by Eihei Dogen
Avalokiteshvara Bodhisattva, while experiencing deeply the manifestation of prajna, clearly saw with the entire body that all five skandhas are empty. These five skandhas—form, feeling, perception, inclination, and discernment—are fivefold prajna. Clear seeing is prajna. To expound this teaching, it is said in the Maha Prajna Paramita Heart Sutra that form is emptiness and emptiness is form. Form is form. Emptiness is emptiness, boundlessness. One hundred grasses are thus. Myriad forms are thus.
The manifestation of the twelvefold prajna [the prajna of the six senses and their objects] means twelve types of entering into buddha dharma. Read more
by John Daido Loori, Roshi
The Tao cannot be conveyed by either words or silence. In that state, which is neither speech nor silence, its transcendental nature may be apprehended.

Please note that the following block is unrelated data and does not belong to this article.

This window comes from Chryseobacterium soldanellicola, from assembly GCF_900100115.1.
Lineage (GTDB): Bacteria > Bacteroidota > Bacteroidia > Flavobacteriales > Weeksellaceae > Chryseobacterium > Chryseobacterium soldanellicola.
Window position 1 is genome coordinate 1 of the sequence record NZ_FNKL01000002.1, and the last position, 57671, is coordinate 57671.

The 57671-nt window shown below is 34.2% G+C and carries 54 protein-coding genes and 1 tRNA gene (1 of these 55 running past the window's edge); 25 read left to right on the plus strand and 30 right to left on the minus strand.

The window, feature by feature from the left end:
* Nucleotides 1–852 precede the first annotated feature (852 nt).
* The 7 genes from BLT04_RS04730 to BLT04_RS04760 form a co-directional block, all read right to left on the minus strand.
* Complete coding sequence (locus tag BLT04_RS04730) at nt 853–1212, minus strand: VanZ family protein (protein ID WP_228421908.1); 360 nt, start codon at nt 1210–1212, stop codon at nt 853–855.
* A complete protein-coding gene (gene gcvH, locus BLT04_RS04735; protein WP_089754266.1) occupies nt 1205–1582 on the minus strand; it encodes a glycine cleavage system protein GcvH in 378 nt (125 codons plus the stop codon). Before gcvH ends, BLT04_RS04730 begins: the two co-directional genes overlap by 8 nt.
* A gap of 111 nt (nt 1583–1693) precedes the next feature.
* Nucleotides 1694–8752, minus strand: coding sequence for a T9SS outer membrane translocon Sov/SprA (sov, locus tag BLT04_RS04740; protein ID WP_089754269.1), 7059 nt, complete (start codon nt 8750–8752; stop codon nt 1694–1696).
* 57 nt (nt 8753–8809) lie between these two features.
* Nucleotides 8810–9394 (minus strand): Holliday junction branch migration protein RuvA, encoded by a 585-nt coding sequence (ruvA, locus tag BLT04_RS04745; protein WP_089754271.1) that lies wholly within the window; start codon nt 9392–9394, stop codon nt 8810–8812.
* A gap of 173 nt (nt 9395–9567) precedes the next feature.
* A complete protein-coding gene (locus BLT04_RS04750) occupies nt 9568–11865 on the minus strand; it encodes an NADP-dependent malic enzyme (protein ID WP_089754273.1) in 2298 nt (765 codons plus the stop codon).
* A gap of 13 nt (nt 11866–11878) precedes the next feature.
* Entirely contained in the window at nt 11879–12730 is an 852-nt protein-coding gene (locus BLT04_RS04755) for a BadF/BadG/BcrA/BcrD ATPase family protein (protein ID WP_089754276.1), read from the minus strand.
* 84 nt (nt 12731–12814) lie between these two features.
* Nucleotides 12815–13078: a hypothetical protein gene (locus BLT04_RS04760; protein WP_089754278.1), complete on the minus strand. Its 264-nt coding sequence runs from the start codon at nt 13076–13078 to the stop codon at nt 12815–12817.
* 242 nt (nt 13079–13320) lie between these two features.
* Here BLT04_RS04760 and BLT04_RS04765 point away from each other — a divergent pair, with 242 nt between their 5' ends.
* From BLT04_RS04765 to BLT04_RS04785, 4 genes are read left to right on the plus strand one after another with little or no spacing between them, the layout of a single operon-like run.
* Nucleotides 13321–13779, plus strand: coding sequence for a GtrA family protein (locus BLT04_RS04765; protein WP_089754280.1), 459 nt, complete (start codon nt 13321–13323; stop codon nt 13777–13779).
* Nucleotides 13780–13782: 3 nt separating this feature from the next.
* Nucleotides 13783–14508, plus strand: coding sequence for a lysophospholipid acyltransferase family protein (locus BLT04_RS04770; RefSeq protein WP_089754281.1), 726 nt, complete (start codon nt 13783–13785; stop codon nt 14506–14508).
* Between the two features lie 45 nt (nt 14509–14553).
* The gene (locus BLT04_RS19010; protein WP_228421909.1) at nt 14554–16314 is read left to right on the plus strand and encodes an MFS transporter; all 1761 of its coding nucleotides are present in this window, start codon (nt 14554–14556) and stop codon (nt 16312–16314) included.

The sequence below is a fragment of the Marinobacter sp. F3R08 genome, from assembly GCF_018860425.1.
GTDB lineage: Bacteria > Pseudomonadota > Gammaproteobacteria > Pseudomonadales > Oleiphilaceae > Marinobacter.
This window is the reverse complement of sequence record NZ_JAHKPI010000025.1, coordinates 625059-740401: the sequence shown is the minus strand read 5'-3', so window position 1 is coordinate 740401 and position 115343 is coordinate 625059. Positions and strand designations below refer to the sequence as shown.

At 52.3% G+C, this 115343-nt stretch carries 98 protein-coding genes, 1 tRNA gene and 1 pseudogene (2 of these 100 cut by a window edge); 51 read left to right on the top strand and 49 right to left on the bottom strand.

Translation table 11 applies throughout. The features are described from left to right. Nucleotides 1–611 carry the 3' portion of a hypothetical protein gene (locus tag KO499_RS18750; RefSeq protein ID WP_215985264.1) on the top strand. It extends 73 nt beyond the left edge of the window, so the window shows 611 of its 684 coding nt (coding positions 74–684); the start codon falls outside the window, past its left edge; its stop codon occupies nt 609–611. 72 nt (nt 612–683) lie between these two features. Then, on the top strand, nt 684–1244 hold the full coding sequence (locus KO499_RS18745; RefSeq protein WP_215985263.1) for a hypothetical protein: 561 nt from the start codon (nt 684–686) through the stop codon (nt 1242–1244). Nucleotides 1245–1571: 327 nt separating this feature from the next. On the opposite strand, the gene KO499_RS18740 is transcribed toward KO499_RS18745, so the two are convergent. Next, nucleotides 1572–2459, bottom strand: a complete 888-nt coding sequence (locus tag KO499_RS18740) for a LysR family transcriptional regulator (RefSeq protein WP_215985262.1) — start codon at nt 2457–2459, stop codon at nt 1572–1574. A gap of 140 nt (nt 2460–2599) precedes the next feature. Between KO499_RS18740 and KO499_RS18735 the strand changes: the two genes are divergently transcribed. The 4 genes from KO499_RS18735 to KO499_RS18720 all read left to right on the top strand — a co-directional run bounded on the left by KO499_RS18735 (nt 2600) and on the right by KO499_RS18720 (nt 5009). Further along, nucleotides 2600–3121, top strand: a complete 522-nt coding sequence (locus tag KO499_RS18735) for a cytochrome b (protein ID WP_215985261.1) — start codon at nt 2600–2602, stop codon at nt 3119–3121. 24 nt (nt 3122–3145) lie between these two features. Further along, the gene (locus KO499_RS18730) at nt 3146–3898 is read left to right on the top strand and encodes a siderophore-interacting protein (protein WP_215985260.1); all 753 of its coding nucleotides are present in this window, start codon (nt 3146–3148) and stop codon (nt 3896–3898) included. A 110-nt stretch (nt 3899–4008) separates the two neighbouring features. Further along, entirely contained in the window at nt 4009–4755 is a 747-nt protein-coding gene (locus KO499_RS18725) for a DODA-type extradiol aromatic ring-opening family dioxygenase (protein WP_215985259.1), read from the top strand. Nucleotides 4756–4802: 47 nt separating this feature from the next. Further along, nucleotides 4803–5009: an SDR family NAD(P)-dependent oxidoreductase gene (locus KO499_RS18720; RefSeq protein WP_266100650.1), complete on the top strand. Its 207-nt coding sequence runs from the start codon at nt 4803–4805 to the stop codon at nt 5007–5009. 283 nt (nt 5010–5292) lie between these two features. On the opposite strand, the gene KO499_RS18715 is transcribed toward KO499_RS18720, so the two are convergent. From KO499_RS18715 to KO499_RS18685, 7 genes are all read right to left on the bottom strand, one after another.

According to Chuang Tzu, the transcendental nature of reality cannot be apprehended and conveyed unless we can attain the state that is neither speech nor silence. Before we realize that state, we’re dealing only with the shadows, derivatives, and echoes of reality. Read more
by Geoffrey Shugen Arnold, Roshi
Priest Xixian’s “I Am Watching”
True Dharma Eye, Case 227
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Xixian Faan of Lushan was asked by a government officer, “When I took the city of Jinling with an army troop, I killed countless people. Am I at fault?” Xixian said, “I am watching closely.”